Tuesday, February 8, 2011

Day 39: American Violet (2008)


PG-13, 1 hr. 53 min. Directed by: Tim Disney. Release Date: April 17, 2009 DVD. Release Date: October 13, 2009.


I'll be honest. I found this heavy-handed, but still compelling. Other than Charles Dutton and Michael O'Keefe, there are only a few familiar faces, but I felt that the actors all did fair jobs with their parts. Much better, in fact, than I would have expected from a cast filled with people I'd never heard of or seen before… but then, to be fair, half the actors I have heard of or have seen before can't act their way out of a wet paper sack half the time, so I guess that's not really a good measure to judge an actor. I found this to be raw and real even though this in no way resembles my own reality. There was a bit of grittiness here that contrasts sharply with the "American heartland setting" and the film made me sad to realize how recently the events that inspired this film had happened. This wasn't happening before the Civil Rights Movement or in the early decades of the 20th Century.  It was happening only a few years ago.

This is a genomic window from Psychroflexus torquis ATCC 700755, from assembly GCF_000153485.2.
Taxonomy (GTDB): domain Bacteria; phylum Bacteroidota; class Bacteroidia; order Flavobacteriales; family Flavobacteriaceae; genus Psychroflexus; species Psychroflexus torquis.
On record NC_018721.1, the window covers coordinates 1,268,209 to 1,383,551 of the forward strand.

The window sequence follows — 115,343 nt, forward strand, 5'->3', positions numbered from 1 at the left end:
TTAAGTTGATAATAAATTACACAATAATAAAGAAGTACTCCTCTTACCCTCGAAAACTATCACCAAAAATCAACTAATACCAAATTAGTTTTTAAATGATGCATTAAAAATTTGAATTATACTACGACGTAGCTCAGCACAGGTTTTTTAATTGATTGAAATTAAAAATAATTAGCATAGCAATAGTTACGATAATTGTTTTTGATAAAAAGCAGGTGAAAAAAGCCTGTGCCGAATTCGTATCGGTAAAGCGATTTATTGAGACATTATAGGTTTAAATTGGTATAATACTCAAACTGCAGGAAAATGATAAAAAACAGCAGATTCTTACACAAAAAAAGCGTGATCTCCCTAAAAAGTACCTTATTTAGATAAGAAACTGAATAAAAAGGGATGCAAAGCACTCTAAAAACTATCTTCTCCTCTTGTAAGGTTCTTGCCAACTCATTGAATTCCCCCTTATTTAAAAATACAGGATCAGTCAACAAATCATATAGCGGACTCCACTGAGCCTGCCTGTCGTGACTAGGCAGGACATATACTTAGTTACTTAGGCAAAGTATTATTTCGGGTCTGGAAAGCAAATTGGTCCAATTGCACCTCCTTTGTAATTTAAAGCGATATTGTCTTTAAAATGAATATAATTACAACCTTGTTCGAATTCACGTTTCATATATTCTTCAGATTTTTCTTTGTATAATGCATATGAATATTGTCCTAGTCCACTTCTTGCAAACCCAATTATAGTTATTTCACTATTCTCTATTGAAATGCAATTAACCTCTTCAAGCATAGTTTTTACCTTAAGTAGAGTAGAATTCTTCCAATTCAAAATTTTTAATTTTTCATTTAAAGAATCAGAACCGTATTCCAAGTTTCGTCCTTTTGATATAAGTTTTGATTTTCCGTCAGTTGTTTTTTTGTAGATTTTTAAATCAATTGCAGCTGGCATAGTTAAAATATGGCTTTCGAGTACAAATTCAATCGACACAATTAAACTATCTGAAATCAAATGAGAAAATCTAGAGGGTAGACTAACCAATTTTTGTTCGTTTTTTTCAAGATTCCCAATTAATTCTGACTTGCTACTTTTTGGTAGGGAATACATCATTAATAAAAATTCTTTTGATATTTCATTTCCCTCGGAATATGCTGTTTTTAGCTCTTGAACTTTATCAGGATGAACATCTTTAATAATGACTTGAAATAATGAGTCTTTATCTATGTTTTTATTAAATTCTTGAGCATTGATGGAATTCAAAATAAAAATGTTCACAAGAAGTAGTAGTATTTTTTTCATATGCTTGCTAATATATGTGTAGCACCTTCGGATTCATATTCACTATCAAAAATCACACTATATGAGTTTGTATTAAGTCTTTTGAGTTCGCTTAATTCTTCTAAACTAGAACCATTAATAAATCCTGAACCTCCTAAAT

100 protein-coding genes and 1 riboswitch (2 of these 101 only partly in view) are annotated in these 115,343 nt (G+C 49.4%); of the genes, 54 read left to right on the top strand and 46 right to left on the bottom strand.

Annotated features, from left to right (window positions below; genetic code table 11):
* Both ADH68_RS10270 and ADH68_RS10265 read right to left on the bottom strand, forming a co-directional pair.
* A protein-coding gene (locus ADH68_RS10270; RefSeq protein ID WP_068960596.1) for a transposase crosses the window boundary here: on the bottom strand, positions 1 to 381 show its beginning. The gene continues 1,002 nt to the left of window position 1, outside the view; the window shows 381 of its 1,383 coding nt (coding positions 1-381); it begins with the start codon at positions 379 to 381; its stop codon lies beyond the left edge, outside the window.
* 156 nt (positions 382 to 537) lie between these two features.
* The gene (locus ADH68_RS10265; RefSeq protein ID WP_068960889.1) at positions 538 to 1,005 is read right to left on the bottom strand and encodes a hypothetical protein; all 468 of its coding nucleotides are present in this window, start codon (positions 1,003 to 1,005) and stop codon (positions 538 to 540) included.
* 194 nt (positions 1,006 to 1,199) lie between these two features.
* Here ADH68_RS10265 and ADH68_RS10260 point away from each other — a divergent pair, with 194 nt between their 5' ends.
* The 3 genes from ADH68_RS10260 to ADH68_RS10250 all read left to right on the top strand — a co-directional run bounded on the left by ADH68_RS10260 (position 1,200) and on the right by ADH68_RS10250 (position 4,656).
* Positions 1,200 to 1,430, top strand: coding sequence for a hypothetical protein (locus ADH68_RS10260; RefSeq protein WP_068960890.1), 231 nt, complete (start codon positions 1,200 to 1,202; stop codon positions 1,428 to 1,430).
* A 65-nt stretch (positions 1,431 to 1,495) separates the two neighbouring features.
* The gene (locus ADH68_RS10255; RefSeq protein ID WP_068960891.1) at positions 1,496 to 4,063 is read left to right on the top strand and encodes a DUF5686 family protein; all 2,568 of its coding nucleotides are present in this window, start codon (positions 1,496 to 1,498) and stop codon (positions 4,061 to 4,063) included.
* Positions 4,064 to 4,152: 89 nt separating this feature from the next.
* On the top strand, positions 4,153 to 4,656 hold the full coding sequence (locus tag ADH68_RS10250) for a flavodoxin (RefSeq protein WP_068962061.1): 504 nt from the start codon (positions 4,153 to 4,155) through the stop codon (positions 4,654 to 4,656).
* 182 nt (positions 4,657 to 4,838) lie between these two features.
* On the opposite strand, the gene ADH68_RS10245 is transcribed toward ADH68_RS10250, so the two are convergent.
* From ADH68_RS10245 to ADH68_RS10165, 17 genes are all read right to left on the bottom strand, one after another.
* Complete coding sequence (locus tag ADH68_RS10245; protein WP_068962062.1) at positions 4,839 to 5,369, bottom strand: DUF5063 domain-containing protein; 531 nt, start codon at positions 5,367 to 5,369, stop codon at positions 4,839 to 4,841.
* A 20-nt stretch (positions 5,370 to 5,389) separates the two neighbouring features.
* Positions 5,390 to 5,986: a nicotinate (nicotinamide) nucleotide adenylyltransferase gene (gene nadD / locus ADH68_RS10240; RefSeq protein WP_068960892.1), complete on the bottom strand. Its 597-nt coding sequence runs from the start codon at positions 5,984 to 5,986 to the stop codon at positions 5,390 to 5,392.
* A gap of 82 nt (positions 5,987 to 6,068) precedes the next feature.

The politics and sensibilities of this movie are worn proudly on its sleeve, which admittedly lends a bit of preachiness to the tale, but I'll forgive that because the theme is worth a bit of righteous indignation. The story starts a little slow, but it didn't take overly long for me to get drawn in and to feel the slow stirring of my own moral outrage building. I had a similar reaction to Pursuit of Happyness. No one person should have that much stacked against them, whether through act of deity or their fellow man. Even worse was watching how many people on the periphery of Dee Robinson's life took advantage of her circumstances. It was sick, but I couldn't stop watching. Like The Jerry Springer Show


If you're white and from Texas, you might find this film's portrayal of all its white characters a bit insulting. They painted with a pretty wide brush here, giving every Caucasian some combination of what I call the "fat good ole boy" persona and some Foghorn Leghorn-like elements. I was astounded by the legal tactics depicted and I had to wonder how much of this movie was based off of real life situations and how much was created just to emphasize how poorly the Texas judiciary was checking itself, because if there's truth here, someone needs to be paying more attention to small towns in Texas. I may not be a lawyer, but I've seen one on TV, and I know what was being done there in the name of justice isn't right.


This was a great story, but I needed a bit of an emotional pick-me-up afterwards. American Violet was heavy viewing. What surprised me was the ending, which focused less on racial aspects of the story and spent a goodly amount of energy on denouncing the plea bargaining system.